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Author Topic: Warming up the enfield  (Read 566 times)

sjan

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Warming up the enfield
« on: August 20, 2012, 05:09:19 PM »
Hi,

I have a question about my RE. I recently purchased a RE so i'm pretty new here.

I've noticed that when I start my bike (2006 military bullet) with the electric starter, the engine would putter for a while and die if I don't give it some throttle. I find myself spending a couple minutes there warming up the engine before the engine would be able to idle without requiring me to give it gas.

is this normal?

cheers,
Stephen

ace.cafe

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Re: Warming up the enfield
« Reply #1 on: August 20, 2012, 05:15:23 PM »
Yes, you should spend a few minutes warming up the engine.
And don't get very hard on the throttle during the first few minutes of riding, until the oil is up to temp.
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1 Thump

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Re: Warming up the enfield
« Reply #2 on: August 20, 2012, 06:15:38 PM »
It does take a few minutes to warm up the engine. You could bump up the idle a notch and avoid having to blip the throttle. A nicely warmed up bullet should idle at 1000-1200 rpm.

Lwt Big Cheese

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Re: Warming up the enfield
« Reply #3 on: August 20, 2012, 07:11:16 PM »
I have no idea about the warming process for the RE engine. But bare in mind that you want the oil to get thoroughly around the engine before giving it the beans.
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sjan

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Re: Warming up the enfield
« Reply #4 on: August 20, 2012, 10:29:18 PM »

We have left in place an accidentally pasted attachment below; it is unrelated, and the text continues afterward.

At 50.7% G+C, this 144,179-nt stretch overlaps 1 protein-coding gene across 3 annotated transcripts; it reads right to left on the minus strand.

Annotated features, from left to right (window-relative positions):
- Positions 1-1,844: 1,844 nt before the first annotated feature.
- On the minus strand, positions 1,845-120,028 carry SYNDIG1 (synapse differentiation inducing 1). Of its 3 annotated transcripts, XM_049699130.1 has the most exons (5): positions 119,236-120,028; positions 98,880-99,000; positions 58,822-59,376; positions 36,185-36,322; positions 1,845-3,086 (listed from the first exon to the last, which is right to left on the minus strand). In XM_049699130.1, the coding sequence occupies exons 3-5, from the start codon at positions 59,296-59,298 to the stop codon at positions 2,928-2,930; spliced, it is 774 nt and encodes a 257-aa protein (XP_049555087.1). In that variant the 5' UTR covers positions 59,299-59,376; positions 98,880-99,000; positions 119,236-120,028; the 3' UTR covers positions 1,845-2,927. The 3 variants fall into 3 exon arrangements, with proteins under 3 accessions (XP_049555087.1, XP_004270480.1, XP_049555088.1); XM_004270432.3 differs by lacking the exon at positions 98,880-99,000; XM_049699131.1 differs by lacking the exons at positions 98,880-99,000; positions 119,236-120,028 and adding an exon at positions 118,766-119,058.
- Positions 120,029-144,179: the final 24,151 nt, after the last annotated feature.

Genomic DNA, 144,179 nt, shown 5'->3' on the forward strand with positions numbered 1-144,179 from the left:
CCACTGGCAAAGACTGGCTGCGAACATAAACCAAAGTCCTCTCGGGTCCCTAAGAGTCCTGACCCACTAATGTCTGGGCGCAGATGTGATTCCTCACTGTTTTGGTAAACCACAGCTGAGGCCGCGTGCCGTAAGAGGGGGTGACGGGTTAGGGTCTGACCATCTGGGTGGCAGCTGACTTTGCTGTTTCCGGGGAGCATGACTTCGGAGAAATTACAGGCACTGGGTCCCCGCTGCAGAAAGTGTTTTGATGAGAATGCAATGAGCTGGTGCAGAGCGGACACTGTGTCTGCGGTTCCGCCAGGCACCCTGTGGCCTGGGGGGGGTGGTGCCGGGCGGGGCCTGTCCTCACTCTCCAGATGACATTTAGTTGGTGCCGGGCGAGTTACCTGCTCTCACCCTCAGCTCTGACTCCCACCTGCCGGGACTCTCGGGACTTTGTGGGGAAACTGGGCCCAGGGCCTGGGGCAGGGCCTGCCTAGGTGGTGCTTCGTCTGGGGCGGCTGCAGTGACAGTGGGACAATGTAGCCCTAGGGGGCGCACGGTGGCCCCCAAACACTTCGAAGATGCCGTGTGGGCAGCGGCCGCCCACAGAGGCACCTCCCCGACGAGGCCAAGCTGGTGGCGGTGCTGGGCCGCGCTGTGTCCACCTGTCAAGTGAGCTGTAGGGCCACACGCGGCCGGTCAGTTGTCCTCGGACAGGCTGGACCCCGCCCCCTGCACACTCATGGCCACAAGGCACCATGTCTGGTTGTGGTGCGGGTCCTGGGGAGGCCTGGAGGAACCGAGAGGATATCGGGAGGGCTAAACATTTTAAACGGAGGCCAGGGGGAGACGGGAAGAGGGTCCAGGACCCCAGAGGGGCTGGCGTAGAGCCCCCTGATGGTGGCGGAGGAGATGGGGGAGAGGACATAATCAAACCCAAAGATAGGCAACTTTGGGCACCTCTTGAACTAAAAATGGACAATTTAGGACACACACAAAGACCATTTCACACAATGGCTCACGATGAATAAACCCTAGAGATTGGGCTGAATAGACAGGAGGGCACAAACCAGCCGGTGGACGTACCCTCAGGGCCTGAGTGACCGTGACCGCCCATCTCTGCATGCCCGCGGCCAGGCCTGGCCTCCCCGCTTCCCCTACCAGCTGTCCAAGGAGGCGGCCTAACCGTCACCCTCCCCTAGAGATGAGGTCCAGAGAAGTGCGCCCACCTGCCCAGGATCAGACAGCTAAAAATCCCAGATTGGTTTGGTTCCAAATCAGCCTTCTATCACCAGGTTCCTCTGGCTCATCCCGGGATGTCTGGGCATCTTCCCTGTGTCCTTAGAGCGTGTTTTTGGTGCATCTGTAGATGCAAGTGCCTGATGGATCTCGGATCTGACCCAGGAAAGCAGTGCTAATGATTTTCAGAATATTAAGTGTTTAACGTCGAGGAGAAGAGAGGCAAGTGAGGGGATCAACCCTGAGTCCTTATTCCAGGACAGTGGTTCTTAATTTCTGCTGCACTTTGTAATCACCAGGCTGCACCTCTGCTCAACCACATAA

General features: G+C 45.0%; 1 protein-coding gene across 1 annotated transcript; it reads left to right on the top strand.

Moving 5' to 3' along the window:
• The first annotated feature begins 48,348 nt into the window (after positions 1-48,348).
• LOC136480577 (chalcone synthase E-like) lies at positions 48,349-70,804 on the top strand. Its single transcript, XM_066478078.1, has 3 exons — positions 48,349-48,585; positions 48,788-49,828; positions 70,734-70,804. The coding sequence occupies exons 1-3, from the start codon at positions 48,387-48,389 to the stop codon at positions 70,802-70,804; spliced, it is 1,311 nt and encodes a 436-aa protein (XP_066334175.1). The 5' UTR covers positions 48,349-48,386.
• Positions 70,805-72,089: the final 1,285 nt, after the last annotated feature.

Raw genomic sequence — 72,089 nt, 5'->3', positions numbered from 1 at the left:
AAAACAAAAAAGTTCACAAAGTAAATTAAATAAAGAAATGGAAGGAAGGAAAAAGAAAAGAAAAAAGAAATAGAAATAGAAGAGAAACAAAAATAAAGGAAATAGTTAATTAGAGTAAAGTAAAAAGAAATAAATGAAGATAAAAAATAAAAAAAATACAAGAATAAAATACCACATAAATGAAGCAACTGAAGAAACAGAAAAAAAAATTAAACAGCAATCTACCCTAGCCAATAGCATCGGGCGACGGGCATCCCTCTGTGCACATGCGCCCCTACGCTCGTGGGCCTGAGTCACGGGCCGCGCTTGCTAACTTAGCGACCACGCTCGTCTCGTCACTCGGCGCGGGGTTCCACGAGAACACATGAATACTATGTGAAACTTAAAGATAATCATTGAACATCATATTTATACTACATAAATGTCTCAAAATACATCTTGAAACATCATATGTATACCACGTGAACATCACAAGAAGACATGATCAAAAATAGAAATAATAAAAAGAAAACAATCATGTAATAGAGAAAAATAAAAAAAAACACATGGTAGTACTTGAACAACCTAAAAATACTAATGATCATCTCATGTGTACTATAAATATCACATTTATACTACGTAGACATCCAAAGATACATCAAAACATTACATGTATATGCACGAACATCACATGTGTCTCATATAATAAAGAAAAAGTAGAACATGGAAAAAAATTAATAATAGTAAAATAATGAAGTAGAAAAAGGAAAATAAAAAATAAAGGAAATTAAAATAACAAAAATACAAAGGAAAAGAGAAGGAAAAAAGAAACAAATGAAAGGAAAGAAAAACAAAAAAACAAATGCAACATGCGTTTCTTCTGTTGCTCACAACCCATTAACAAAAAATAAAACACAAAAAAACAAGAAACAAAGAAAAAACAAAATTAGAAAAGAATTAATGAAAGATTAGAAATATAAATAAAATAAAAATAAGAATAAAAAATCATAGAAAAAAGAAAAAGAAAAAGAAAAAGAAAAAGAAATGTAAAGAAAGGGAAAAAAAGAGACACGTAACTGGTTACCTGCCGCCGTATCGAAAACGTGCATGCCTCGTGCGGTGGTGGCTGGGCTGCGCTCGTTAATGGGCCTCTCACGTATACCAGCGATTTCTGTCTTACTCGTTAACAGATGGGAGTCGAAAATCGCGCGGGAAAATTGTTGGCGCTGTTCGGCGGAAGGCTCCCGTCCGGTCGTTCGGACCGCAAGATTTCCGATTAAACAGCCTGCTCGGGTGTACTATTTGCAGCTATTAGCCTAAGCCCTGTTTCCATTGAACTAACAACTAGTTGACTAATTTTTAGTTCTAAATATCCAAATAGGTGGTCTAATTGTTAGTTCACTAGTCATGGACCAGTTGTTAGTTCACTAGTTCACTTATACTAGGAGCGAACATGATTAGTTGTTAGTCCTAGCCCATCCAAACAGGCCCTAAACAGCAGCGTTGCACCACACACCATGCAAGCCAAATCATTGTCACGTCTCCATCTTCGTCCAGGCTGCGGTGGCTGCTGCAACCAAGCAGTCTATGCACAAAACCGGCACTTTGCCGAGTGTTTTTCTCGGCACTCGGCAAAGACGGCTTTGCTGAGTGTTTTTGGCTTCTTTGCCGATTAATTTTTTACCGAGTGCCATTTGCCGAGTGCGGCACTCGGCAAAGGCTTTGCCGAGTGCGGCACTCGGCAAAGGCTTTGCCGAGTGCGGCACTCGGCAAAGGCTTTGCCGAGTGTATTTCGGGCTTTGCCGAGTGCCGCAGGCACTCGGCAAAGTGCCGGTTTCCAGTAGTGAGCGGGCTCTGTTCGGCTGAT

Okay thanks!

ridgerunner

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Re: Warming up the enfield
« Reply #5 on: August 21, 2012, 03:33:24 AM »
When cold, I start with full choke. Once running I'll push it to the mid notch and let it eat until the rpm starts coming up on it's own. Then she's pretty much good to go.
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sjan

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Re: Warming up the enfield
« Reply #6 on: August 21, 2012, 10:34:14 PM »
So far from my experience, the choke doesn't help the ignition much...

barenekd

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Re: Warming up the enfield
« Reply #7 on: August 21, 2012, 10:48:44 PM »
It sounds like a may be a touch too rich. Screw the mixture screw out a bit as you screw the idle screw in until you get a smooth idle and when you  blip the throttle, the engine responds. If it quits when you open the throttle, you may have  gone too far with the mixture screw.
It's just a nice balancing act you have to perform to get it right. Don't be afraid to fiddle with them, just know where you started. Screw both of them in all the way and count the turns it took you to get there, then you can always put them back to the original spot.
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sjan

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Re: Warming up the enfield
« Reply #8 on: August 22, 2012, 04:18:59 PM »
cool. i'll try that this weekend. Thanks for the recommendation!